Excerpt from Leave the World Behind by Rumaan Alam, plus links to reviews, author biography & more

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Leave the World Behind

by Rumaan Alam

Leave the World Behind by Rumaan Alam X
Leave the World Behind by Rumaan Alam
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    Oct 2020, 256 pages

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Book Reviewed by:
Callum McLaughlin
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1

WELL, THE SUN WAS SHINING. THEY FELT THAT BODED WELL—

people turn any old thing into an omen. It was all just to say no clouds were to be seen. The sun where the sun always was. The sun persistent and indifferent.

Roads merged into one another. The traffic congealed. Their gray car was a bell jar, a microclimate: air-conditioning, the funk of adolescence (sweat, feet, sebum), Amanda's French shampoo, the rustle of debris, for there always was that. The car was Clay's domain, and he was lax enough that it accrued the talus of oats from granola bars bought in bulk, the unexplained tube sock, a subscription insert from the New Yorker, a twisted tissue, ossified with snot, that wisp of white plastic peeled from the back of a Band-Aid who knew when. Kids were always needing a Band-Aid, pink skin splitting like summer fruit.

The sunlight on their arms was reassuring. The windows were tinted with a protectant to keep cancer at bay. There was news of an intensifying hurricane season, storms with fanciful names from a preapproved list. Amanda turned down the radio. Was it sexist, somehow, that Clay drove, and always did? Well: Amanda had no patience for the attendant sacraments of alternate-side-of-the-street parking and the twelve-thousand-mile checkup. Besides, Clay took pride in that kind of thing. He was a professor, and that seemed to correlate with his relish for life's useful tasks: bundling old newspapers for recycling, scattering chemical pellets on the sidewalk when the weather turned icy, replacing lightbulbs, unclogging stopped sinks with a miniature plunger.

The car was not so new as to be luxurious nor so old as to be bohemian. A middle-class thing for middle-class people, engineered not to offend more than to appeal, purchased at a showroom with mirrored walls, some half-hearted balloons, and several more salesmen than customers, lingering in twos or threes, jingling the change in the pockets of their Men's Wearhouse slacks. Sometimes, in the parking lot, Clay would approach some other iteration of the car (it was a popular model, "graphite"), frustrated when the keyless entry system failed to engage.

Archie was fifteen. He wore misshapen sneakers the size of bread loaves. There was a scent of milk about him, as there was to young babies, and beneath that, sweat and hormone. To mitigate all this Archie sprayed a chemical into the thatch under his arms, a smell unlike any in nature, a focus group's consensus of the masculine ideal. Rose paid better attention. The shadow of a young girl in flower; a bloodhound might find the metal beneath the whiff of entry-level cosmetics, the pubescent predilection for fake apples and cherries. They smelled, everyone did, but you couldn't drive the expressway with the windows open, it was too loud. "I have to take this." Amanda held the telephone aloft, warning them, even though no one was saying anything. Archie looked at his own phone, Rose at hers, both with games and parentally preapproved social media. Archie was texting with his friend Dillon, whose two dads were atoning for their ongoing divorce by letting him spend the summer smoking pot in the uppermost floor of their Bergen Street brownstone. Rose had already posted multiple photographs of the trip, though they'd only just crossed the county line.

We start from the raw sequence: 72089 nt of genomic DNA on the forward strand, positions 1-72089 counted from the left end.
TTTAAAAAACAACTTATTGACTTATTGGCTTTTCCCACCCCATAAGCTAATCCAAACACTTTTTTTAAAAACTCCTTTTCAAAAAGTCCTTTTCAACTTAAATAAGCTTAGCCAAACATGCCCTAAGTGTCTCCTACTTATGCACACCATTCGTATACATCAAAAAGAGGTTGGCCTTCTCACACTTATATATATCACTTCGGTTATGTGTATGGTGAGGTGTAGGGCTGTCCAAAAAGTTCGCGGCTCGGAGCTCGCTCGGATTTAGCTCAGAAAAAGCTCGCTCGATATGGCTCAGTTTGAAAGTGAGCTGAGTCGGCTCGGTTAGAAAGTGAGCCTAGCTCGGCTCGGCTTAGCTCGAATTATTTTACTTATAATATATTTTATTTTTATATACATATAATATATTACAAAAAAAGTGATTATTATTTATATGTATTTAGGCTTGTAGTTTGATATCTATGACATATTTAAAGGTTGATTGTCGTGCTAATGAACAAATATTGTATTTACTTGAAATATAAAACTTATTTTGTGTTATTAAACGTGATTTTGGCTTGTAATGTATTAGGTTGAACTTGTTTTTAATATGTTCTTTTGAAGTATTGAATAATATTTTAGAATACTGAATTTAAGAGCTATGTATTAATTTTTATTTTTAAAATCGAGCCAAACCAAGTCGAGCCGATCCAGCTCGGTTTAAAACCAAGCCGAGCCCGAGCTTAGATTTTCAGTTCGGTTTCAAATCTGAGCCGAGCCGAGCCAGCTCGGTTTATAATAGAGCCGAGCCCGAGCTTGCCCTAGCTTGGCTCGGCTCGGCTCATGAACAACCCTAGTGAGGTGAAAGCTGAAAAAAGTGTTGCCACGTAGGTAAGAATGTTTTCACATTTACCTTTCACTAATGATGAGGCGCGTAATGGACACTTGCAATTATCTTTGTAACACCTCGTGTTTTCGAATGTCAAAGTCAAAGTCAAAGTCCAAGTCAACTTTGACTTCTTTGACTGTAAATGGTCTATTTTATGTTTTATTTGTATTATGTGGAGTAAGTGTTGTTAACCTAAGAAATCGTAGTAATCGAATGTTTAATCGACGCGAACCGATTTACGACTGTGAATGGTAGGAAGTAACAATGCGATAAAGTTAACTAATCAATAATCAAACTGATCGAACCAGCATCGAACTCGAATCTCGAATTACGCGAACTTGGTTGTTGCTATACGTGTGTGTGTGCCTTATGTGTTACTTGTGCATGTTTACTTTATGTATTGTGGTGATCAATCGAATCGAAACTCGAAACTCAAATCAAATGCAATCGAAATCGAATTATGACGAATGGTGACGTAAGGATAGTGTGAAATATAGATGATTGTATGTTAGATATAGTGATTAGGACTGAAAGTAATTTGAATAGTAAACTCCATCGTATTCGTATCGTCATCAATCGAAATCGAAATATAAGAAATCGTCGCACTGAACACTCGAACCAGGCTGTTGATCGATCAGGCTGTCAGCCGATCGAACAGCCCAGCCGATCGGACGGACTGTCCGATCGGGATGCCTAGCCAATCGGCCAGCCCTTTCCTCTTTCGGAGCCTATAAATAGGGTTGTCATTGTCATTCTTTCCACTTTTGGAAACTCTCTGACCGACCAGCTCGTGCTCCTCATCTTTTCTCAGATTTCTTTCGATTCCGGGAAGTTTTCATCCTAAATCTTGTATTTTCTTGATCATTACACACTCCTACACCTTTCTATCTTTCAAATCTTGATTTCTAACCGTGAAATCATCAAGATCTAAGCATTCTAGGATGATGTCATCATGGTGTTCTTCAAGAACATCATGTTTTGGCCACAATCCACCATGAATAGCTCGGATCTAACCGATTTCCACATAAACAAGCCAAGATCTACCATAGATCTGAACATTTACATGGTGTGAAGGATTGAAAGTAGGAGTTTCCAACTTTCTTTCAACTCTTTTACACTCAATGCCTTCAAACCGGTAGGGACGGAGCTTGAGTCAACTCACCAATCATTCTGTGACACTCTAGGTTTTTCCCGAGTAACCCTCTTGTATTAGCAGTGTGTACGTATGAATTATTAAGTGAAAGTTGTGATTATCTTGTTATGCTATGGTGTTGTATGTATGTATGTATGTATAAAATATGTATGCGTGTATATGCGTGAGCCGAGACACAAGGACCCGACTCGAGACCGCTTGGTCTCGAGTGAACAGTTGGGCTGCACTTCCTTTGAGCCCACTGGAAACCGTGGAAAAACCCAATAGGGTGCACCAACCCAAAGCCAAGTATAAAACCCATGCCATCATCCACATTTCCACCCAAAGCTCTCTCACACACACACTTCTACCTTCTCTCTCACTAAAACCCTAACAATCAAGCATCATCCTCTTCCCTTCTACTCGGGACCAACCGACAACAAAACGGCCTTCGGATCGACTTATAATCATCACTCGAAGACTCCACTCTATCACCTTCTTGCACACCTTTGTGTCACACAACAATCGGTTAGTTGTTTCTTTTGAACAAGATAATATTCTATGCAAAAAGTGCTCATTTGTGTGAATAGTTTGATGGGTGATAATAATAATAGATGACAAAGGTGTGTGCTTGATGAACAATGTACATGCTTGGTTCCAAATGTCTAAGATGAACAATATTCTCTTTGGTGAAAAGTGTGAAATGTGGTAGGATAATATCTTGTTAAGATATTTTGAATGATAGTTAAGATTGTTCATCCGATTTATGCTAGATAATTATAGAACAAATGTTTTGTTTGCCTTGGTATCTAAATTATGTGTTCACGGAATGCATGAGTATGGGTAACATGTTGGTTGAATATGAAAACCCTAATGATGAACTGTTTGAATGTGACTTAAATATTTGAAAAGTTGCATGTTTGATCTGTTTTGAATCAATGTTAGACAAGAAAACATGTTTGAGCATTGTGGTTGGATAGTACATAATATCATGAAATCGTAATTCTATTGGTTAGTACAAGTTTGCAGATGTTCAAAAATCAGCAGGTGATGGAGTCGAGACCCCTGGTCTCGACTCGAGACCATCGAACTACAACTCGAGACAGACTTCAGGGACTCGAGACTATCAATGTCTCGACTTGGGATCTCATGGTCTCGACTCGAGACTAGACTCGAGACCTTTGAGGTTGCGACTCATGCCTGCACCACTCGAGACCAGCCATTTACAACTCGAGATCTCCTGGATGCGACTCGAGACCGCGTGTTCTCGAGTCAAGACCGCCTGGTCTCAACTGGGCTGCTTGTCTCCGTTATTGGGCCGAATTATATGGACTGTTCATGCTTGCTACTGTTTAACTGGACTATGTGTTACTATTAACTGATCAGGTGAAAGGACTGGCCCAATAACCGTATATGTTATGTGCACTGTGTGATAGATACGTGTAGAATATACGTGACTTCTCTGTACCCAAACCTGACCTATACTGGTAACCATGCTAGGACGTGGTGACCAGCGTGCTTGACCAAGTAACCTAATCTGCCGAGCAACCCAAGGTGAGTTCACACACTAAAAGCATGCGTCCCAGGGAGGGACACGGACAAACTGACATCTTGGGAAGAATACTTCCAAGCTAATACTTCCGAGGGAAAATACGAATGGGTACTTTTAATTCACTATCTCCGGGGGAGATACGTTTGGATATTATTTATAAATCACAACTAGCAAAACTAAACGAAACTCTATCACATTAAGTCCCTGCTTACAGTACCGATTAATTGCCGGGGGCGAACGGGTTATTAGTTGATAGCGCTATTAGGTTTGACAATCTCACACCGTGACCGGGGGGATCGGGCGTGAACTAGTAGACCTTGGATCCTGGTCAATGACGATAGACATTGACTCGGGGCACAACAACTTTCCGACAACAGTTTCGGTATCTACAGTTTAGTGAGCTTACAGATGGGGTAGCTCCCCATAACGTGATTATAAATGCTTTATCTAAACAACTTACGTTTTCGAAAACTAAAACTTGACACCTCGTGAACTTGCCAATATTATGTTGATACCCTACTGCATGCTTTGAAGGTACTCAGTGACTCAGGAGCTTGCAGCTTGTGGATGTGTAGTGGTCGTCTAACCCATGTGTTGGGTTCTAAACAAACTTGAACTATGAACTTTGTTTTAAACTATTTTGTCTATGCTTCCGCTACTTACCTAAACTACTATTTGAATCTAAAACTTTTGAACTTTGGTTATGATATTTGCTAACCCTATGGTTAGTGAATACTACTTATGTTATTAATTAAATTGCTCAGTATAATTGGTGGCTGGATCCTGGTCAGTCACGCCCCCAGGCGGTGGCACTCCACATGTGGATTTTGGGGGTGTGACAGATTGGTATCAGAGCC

"Hey Jocelyn—" That telephones knew who was calling obviated nicety. Amanda was account director, Jocelyn account supervisor and one of her three direct reports in the parlance of the modern office. Jocelyn, of Korean parentage, had been born in South Carolina, and Amanda continued to feel that the woman's mealy-mouthed accent was incongruous. This was so racist she could never admit it to anyone.

"I'm so sorry to bother you—" Jocelyn's syncopated breath. It was less that Amanda was fearsome than that power was. Amanda had started her career in the studio of a temperamental Dane with a haircut like a tonsure. She'd run into the man at a restaurant the previous winter and felt queasy.

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From Leave the World Behind by Rumaan Alam. Copyright 2020 Rumaan Alam. Excerpted by permission of Ecco, an imprint of HarperCollins.

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